Sometimes you can make a cocktail that is quite, quite complex in flavor. Like my Clementine and Basil Bash. It’s a riff on a drink called the Come on In from Prosecco Made Me Do It by Amy Zavatto. I reviewed Amy’s lovely book last week. Amy’s drink features a combination she relishes fresh basil and pineapple. She adds some lemon bitters, gin, and prosecco.

I’ve gone down a slightly different path. No lemon bitters. Instead of fresh clementine juice. I have used Basil Simple Syrup, but four times as much as Amy uses. And I’ve cut back on the pineapple juice. Amy’s combo is pineapple with a basil hint. Mine is “something citrusy and sweet” with a notable shot of basil. My drink is more “confusing” to bewilder your tongue. And make you sigh and smile.

This is a drink you can play with endlessly: change the proportions, change the citrus components. And that Basil Simple Syrup? I’ll give you more ideas later this week.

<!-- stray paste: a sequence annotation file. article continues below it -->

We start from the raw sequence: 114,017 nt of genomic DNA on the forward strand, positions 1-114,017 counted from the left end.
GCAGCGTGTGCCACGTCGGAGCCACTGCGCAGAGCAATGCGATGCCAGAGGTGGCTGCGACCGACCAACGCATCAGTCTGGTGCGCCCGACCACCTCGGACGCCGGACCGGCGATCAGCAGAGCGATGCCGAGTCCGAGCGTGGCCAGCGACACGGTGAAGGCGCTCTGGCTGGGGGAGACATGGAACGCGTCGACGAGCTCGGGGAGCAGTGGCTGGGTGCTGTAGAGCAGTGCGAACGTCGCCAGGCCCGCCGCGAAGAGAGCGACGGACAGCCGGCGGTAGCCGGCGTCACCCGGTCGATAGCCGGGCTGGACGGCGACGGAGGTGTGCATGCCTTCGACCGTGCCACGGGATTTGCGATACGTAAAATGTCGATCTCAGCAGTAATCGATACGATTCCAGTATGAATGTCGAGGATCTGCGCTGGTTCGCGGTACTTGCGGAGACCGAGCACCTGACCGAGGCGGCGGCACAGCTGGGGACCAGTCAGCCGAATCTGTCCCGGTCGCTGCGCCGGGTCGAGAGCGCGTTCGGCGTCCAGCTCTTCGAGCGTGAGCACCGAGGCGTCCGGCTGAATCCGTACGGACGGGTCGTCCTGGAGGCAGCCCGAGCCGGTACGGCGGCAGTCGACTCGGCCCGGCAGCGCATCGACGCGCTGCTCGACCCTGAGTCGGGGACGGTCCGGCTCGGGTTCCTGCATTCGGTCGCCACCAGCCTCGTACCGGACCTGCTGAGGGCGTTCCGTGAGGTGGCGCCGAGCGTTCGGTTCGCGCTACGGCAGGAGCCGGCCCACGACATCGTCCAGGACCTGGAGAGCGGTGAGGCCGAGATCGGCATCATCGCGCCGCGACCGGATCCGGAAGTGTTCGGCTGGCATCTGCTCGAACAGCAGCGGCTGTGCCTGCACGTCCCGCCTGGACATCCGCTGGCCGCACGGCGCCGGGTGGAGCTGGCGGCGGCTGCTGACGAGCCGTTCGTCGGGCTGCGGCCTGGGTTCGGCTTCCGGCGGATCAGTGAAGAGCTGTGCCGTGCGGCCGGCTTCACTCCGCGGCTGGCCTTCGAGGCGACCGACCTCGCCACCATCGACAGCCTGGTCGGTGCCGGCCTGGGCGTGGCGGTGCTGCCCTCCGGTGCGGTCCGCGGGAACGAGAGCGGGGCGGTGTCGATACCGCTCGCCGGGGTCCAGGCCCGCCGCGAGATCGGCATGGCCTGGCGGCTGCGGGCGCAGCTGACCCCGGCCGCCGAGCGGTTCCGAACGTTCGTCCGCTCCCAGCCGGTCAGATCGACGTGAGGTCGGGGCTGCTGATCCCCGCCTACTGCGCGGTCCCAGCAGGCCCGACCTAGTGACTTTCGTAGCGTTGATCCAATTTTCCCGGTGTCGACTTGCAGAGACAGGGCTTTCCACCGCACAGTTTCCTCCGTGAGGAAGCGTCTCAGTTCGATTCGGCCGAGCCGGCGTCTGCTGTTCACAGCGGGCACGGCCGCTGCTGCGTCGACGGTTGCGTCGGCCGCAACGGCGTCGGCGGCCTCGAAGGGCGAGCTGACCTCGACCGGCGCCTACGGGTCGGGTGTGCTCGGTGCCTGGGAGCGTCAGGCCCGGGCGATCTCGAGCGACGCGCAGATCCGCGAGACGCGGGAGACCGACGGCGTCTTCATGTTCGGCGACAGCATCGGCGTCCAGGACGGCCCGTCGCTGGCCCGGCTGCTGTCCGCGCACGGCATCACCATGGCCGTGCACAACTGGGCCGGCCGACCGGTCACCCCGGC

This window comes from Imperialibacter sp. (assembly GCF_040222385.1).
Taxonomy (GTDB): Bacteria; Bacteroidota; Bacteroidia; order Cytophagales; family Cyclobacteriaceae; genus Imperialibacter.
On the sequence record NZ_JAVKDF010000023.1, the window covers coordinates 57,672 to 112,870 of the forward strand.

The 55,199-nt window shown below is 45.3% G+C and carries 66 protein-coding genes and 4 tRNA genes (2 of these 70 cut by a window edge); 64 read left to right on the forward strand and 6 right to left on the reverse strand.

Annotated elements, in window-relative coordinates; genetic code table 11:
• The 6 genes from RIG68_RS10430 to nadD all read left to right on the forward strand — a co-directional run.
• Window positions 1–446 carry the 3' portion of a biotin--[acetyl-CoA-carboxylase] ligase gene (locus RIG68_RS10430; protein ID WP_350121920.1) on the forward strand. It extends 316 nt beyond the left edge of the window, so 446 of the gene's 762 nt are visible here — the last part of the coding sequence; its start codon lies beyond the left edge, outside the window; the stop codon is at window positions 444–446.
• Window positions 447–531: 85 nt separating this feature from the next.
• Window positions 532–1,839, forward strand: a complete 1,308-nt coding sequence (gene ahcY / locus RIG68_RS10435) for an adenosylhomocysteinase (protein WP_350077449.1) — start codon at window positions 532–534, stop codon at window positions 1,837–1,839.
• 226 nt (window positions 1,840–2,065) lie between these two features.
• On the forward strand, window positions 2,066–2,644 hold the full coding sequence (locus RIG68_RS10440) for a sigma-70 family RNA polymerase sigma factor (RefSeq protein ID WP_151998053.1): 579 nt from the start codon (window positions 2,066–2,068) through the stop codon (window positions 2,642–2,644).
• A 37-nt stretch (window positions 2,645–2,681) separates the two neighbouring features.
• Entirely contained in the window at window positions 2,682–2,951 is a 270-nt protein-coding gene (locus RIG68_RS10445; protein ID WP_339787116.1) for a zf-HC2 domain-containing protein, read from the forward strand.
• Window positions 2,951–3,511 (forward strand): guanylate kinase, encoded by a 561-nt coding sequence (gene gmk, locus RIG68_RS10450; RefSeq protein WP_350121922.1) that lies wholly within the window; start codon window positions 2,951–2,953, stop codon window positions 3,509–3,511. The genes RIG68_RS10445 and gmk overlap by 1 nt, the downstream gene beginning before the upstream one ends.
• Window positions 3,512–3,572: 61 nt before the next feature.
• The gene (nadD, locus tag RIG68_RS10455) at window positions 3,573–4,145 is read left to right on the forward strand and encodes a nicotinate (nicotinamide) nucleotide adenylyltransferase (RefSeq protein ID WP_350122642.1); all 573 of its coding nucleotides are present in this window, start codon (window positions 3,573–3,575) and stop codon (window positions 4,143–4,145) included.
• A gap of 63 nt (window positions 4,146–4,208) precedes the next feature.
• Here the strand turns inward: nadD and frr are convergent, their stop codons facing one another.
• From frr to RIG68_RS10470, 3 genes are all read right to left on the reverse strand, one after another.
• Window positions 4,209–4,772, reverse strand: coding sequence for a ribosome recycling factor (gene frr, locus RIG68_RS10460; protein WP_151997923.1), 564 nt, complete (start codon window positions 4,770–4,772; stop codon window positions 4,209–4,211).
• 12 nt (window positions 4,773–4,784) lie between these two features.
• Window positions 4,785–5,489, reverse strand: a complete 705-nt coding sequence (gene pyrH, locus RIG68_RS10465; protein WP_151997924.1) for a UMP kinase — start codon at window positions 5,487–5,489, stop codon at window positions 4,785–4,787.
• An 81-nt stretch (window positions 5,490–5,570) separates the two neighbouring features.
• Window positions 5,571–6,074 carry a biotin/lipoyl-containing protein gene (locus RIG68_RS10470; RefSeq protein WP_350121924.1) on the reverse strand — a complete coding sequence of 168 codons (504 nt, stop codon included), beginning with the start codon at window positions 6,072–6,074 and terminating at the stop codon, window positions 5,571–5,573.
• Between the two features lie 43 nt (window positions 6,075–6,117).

For this drink you need some gin and there is no better choice than Malfy Original Gin. One sniff of the bottle and you’ll understand. And be quite gin impressed.


Clementine and Basil Bash

Yield: 2 cocktails

Ingredients:

  • l ½ ounces fresh clementine juice
  • 3 ounces Malfy Original Gin
  • 2 ounces Basil Simple Syrup
  • 3 ounces unsweetened pineapple juice
  • 6 ounces Prosecco
  • Garnish of your choice: pineapple slice, basil leaf

Preparation:

Fill a double rocks glass with ice. Add the liquid ingredients. Shake for 30 seconds. Pour into two glasses and add ice.


Source: Prosecco Made Me Do It by Amy Zavatto [Andrews McMeel, 2017]

Photo Information: Canon T2i, EFS 60mm Macro Lens, F/3.5 for 1/40th second at ISO‑2000


Basil Simple Syrup

Yield: 2 cups

Ingredients:

  • 2 cups of water
  • 2 cups of sugar
  • 1 ounce of fresh basil leaves

Preparation

Put the water and sugar in a saucepan. Stir to mix and turn on the heat. Over medium heat, keep stirring and bring to a boil. Reduce the heat to a simmer. Add the basil. Simmer for 5 minutes. Turn off the heat. Allow to cool to room temperature. Refrigerate.


Source: Brian O’Rourke